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Atomic-Scale In-Situ Tem Study on the Phase Transitions during Rapid Solidification and Li-Ion Battery Operation

Zhong, Li (2016) Atomic-Scale In-Situ Tem Study on the Phase Transitions during Rapid Solidification and Li-Ion Battery Operation. Doctoral Dissertation, University of Pittsburgh. (Unpublished)

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Phase transitions in nanomaterials are the basis for their broad applications. However, due to the short length and fast kinetics at the nanoscale, gaining a mechanistic understanding of such transient processes is extremely challenging. In this dissertation, in-situ transmission electron microscopy (TEM) studies have been performed to reveal the atomic-scale processes during vitrification of metallic liquids and to uncover the reaction and degradation mechanisms in lithium-ion battery electrodes.

It has been a long-standing goal for scientists to vitrify single-element metallic liquids. Here, we report an experimental approach that successfully vitrifies melts of pure refractory body-centered cubic metals by achieving an unprecedented high liquid quenching rate of 10^14 Ks^−1. The availability of monatomic metallic glasses being the simplest glass formers offers unique possibilities to study the structure-property relationships of glasses. Distinctive tendencies towards shear localization have been observed in sub-100-nm metallic glasses, which may shed light on the relationship between atomic structure and mechanical property of metallic glasses.

Phase transitions in anode materials during battery operation often induce large volume change and pulverization. By building a nanobattery inside the TEM, the plasticity and strain accommodation in one-dimensional anode materials during lithiation/delithiation were, for the first time, visualized under atomic-scale resolution. Lithiation of SnO2 nanowires was initiated by preferred lithium insertion along the (020) plane, which developed into multiple reaction fronts where stress-driven dislocation plasticity was found to be a precursor towards solid-state amorphization.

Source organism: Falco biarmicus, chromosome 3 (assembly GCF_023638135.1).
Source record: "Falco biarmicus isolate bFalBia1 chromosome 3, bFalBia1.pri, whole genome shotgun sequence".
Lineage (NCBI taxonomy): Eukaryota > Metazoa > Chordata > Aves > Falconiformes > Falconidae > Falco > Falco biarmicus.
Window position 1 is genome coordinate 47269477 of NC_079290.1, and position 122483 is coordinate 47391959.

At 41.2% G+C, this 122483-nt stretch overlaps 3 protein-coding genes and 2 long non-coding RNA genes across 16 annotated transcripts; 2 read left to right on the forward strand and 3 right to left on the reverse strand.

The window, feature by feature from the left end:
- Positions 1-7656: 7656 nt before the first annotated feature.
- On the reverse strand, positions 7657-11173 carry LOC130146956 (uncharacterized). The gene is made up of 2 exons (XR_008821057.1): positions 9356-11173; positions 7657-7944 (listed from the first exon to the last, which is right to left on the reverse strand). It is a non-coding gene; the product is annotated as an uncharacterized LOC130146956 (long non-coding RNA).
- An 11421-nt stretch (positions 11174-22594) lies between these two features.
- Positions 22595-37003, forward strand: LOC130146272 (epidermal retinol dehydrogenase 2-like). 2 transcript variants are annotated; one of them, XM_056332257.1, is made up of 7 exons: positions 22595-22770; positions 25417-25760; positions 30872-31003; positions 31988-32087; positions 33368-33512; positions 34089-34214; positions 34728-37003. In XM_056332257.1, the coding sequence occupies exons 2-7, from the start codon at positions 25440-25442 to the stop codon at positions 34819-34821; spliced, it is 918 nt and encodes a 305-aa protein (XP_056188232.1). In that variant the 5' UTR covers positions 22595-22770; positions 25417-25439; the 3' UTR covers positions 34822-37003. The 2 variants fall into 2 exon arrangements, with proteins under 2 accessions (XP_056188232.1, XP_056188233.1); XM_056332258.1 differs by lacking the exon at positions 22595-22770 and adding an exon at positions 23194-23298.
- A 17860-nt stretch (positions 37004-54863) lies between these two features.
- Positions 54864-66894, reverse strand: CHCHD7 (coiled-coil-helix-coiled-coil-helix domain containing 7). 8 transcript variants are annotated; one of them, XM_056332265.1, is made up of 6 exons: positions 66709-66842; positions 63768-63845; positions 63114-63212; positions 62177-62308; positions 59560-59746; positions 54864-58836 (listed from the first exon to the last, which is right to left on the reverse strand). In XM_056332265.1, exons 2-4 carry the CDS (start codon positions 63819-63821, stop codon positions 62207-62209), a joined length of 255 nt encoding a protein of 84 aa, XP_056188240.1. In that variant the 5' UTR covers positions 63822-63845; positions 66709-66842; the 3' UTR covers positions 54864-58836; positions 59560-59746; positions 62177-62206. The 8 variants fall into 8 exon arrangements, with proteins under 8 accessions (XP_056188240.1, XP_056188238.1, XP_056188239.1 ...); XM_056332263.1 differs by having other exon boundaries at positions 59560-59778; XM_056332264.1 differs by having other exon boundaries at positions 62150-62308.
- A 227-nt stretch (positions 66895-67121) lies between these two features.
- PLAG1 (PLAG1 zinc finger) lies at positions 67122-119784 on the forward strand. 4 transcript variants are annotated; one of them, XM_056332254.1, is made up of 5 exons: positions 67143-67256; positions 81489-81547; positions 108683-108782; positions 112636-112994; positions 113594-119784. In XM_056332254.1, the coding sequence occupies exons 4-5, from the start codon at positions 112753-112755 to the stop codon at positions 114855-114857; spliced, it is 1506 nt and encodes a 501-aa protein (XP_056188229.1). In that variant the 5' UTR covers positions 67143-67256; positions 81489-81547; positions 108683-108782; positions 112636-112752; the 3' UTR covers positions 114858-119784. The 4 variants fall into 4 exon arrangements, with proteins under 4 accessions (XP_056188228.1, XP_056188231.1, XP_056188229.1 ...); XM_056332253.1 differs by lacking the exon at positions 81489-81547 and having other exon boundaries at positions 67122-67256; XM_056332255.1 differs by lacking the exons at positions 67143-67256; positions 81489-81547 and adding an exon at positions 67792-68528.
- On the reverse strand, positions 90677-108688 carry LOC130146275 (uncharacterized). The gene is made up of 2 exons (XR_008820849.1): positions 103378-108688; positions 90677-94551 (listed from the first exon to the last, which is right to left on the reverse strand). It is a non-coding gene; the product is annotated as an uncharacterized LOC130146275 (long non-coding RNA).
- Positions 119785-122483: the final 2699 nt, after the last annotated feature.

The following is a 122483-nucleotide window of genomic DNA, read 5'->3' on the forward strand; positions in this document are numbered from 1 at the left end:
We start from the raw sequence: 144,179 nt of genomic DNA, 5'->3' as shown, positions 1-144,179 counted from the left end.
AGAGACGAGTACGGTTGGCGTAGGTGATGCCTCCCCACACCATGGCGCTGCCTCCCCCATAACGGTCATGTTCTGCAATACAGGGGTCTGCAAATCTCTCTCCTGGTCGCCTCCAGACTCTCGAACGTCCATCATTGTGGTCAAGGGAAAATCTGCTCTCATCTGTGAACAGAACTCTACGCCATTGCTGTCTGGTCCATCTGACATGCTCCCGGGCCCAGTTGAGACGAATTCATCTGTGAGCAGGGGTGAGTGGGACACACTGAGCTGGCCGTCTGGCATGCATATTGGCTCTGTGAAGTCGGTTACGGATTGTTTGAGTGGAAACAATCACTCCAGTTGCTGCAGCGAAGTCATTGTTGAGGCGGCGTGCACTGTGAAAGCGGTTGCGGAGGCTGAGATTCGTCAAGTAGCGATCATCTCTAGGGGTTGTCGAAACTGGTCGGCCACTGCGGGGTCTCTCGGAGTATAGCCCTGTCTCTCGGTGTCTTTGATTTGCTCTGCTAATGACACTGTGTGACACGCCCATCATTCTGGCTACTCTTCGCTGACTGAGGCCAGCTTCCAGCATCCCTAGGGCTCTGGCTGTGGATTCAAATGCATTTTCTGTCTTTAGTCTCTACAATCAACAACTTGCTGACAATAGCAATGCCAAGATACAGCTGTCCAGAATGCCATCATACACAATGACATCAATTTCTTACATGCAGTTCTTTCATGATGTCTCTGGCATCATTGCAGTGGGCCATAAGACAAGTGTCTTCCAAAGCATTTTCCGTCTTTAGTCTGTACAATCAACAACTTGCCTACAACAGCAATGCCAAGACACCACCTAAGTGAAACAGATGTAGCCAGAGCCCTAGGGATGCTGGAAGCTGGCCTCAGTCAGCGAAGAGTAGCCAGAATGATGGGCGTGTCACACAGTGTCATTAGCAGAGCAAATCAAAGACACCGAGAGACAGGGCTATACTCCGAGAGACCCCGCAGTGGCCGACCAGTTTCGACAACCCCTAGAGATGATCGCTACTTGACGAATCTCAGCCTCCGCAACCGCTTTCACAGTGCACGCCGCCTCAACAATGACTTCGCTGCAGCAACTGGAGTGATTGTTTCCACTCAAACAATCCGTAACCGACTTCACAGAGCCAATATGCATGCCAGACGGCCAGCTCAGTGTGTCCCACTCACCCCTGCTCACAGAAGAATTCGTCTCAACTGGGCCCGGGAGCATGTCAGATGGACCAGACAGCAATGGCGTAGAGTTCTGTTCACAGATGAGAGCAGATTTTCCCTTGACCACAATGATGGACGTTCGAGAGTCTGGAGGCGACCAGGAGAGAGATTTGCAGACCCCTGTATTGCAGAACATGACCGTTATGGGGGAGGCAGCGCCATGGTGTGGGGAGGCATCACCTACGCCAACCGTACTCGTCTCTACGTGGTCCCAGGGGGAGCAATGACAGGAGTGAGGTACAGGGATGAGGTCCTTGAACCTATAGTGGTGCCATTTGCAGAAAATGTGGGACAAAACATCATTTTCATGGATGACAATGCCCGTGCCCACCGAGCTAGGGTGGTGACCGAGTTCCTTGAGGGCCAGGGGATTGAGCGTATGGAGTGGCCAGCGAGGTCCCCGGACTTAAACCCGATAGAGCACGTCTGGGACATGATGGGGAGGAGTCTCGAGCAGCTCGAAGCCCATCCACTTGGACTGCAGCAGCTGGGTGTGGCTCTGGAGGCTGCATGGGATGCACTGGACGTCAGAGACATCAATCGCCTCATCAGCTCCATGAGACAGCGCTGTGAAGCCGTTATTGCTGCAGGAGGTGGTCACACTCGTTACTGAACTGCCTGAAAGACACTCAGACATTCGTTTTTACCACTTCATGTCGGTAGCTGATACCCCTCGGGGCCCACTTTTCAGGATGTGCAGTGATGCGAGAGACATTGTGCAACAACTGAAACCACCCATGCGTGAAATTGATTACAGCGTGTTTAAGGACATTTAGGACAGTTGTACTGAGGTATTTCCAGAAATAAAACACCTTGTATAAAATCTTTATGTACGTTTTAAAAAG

Revealing the thermodynamics and kinetics in intercalation compounds has been technically challenging, due to the subtle structural changes associated with lithium intercalation/extraction. By tracking the evolution in the electron diffraction pattern of a multi-particle system consisting of 200-300 nanoparticles, we found that the lithiation of anatase TiO2, previously believed to be biphasic, switches to a single-phase reaction with a high lithiation rate up to 60 C when the crystal size decreases to 20 nm.

This dissertation provides a novel non-equilibrium processing methodology for investigating the fast kinetics and structures of supercooled liquids under deep quench, and advances the fundamental understanding of the mechanical degradation and the size-dependent kinetics and thermodynamics in nanostructured electrode materials.


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Item Type: University of Pittsburgh ETD
Status: Unpublished
CreatorsEmailPitt UsernameORCID
Zhong, Liliz50@pitt.eduLIZ50
ETD Committee:
TitleMemberEmail AddressPitt UsernameORCID
Committee ChairMao, Scottsxm2@pitt.eduSXM2
Committee MemberGleeson, Brianbmg36@pitt.eduBMG36
Committee MemberSlaughter, Williamwss@pitt.eduWSS
Committee MemberWang, Guofengguw8@pitt.eduGUW8
Committee MemberJacobs, Tevistjacobs@pitt.eduTJACOBS
Committee MemberLi, Guangyonggul6@pitt.eduGUL6
Date: 26 January 2016
Date Type: Publication
Defense Date: 20 November 2015
Approval Date: 26 January 2016
Submission Date: 16 November 2015
Access Restriction: 2 year -- Restrict access to University of Pittsburgh for a period of 2 years.
Number of Pages: 174
Institution: University of Pittsburgh
Schools and Programs: Swanson School of Engineering > Mechanical Engineering
Degree: PhD - Doctor of Philosophy
Thesis Type: Doctoral Dissertation
Refereed: Yes
Uncontrolled Keywords: In-situ TEM; Metallic glasses; Energy-storage materials; Rapid solidification; Nanomaterials; Phase transition
Date Deposited: 26 Jan 2016 16:02
Last Modified: 26 Jan 2018 06:15


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